The actor finds personal parallels in the festival’s opening gala The Judge, about an unlikeable lawyer who becomes a stand-up guy.
Robert Downey Jr. chuckles slyly when he’s reminded how quotably cynical his legal weasel character Hank Palmer is in The Judge, the Sept. 4 gala opener for the Toronto International Film Festival.
“Everybody wants Atticus Finch,” goes one Palmer zinger, “until there’s a dead hooker in the hot tub.”
“Ha, ha!” Downey laughs down the wire from Los Angeles.
“I think we’re going to mass-print a bumper sticker with that quote on it, so you’re on the money.”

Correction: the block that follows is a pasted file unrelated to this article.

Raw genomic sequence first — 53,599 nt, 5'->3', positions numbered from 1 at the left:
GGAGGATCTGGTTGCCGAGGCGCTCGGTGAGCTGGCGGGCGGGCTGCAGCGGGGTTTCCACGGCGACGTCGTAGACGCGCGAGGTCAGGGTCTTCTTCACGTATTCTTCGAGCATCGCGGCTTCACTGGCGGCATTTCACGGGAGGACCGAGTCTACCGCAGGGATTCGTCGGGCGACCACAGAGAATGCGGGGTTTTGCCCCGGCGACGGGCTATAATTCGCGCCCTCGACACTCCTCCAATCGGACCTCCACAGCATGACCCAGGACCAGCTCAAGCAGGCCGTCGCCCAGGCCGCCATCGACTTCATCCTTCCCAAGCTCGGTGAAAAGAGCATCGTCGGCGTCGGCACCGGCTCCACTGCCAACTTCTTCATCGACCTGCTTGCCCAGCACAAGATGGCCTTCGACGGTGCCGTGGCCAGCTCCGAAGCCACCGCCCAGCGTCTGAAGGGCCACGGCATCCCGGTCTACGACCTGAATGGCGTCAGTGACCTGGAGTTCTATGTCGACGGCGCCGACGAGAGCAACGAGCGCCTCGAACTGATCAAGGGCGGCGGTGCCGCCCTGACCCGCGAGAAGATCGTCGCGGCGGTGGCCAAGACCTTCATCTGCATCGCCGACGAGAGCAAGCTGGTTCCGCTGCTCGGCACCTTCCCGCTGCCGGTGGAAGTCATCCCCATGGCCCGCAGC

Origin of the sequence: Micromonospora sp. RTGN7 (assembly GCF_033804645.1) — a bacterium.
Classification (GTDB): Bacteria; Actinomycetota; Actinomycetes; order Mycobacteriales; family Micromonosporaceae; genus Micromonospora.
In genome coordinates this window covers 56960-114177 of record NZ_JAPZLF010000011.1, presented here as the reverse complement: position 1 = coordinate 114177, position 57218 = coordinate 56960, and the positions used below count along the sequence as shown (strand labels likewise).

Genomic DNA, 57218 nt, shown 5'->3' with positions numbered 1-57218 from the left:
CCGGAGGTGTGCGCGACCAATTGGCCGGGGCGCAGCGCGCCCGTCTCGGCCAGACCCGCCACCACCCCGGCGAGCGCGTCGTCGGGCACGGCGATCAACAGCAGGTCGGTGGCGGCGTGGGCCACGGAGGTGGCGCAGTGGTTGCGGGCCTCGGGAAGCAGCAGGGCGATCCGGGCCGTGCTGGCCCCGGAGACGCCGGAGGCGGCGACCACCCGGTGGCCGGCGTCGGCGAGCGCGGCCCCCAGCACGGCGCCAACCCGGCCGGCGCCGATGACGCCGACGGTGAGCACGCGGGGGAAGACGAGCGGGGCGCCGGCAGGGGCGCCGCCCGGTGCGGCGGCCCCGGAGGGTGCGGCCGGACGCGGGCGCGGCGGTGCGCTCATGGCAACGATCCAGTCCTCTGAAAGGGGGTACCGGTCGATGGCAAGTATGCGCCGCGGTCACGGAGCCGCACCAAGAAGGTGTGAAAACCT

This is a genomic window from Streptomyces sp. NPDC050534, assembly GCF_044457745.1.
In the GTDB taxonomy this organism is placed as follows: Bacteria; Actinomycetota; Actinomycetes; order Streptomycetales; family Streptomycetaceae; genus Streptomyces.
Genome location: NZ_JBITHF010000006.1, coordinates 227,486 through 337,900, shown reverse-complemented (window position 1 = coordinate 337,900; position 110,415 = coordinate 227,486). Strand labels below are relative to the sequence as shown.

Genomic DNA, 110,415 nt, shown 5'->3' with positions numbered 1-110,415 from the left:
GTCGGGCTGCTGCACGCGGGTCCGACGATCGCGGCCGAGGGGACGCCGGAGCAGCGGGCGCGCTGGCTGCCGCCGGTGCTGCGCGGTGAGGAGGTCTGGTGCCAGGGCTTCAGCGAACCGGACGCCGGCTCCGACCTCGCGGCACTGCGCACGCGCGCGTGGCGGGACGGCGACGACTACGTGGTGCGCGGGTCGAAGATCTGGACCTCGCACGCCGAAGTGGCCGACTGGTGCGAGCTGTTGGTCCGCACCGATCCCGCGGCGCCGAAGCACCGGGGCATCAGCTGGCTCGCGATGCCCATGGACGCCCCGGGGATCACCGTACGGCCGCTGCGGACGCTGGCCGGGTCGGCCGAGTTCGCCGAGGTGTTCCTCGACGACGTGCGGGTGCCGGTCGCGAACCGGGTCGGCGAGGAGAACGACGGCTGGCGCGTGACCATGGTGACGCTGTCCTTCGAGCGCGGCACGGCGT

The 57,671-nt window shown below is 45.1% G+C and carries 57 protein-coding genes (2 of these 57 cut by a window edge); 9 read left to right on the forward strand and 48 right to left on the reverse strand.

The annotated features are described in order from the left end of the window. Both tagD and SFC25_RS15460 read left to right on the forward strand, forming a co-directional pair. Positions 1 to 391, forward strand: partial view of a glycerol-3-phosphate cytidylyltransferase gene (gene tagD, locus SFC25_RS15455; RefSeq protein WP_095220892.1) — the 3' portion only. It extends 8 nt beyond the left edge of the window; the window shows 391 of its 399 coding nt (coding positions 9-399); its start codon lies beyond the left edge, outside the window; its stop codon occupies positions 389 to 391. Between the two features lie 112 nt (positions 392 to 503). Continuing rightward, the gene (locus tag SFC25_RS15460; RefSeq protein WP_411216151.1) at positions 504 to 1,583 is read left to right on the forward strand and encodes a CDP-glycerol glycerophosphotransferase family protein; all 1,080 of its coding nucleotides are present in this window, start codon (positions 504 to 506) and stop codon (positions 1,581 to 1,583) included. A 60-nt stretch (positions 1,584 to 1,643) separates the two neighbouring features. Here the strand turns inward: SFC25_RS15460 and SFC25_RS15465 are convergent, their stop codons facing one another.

This certainly fits the image most people have of Downey, 49. He’s known for his rapier tongue both on and off the screen, whether he’s playing a superhero smartass in Iron Man and The Avengers, summoning cerebral quips as a reinvented Sherlock Holmes or trading barbs with other Hollywood A-listers at the Oscars or Golden Globes.
Yet Downey’s ambition for The Judge, a TIFF world premiere produced by his wife Susan Downey and directed by David Dobkin (Wedding Crashers), goes in a different direction. He wants to show how even the most unlikeable of guys can become a stand-up guy, if the will is there and the stars align.
“My highest hope for The Judge,” he says, “is that it would represent Hank’s salvation in the unlikeliest of circumstances.”